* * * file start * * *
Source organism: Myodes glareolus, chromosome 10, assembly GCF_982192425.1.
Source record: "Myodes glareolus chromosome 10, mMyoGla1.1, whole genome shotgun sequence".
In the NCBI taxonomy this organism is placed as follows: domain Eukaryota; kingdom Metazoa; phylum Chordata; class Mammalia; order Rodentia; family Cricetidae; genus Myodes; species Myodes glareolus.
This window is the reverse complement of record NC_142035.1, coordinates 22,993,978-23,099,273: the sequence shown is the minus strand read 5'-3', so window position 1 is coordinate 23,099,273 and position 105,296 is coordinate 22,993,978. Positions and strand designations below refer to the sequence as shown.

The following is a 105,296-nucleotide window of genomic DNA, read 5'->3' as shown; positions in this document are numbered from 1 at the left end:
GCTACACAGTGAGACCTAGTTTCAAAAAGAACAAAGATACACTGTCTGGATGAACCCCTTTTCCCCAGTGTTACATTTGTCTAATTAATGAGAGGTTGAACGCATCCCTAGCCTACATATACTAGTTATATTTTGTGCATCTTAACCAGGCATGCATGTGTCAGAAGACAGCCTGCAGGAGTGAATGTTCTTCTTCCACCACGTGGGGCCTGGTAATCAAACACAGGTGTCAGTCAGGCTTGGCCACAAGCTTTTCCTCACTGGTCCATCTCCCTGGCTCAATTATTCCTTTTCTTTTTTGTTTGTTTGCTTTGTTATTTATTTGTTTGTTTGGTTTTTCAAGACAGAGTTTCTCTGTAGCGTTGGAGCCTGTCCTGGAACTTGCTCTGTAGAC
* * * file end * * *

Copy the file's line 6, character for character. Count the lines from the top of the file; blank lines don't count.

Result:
GCTACACAGTGAGACCTAGTTTCAAAAAGAACAAAGATACACTGTCTGGATGAACCCCTTTTCCCCAGTGTTACATTTGTCTAATTAATGAGAGGTTGAACGCATCCCTAGCCTACATATACTAGTTATATTTTGTGCATCTTAACCAGGCATGCATGTGTCAGAAGACAGCCTGCAGGAGTGAATGTTCTTCTTCCACCACGTGGGGCCTGGTAATCAAACACAGGTGTCAGTCAGGCTTGGCCACAAGCTTTTCCTCACTGGTCCATCTCCCTGGCTCAATTATTCCTTTTCTTTTTTGTTTGTTTGCTTTGTTATTTATTTGTTTGTTTGGTTTTTCAAGACAGAGTTTCTCTGTAGCGTTGGAGCCTGTCCTGGAACTTGCTCTGTAGAC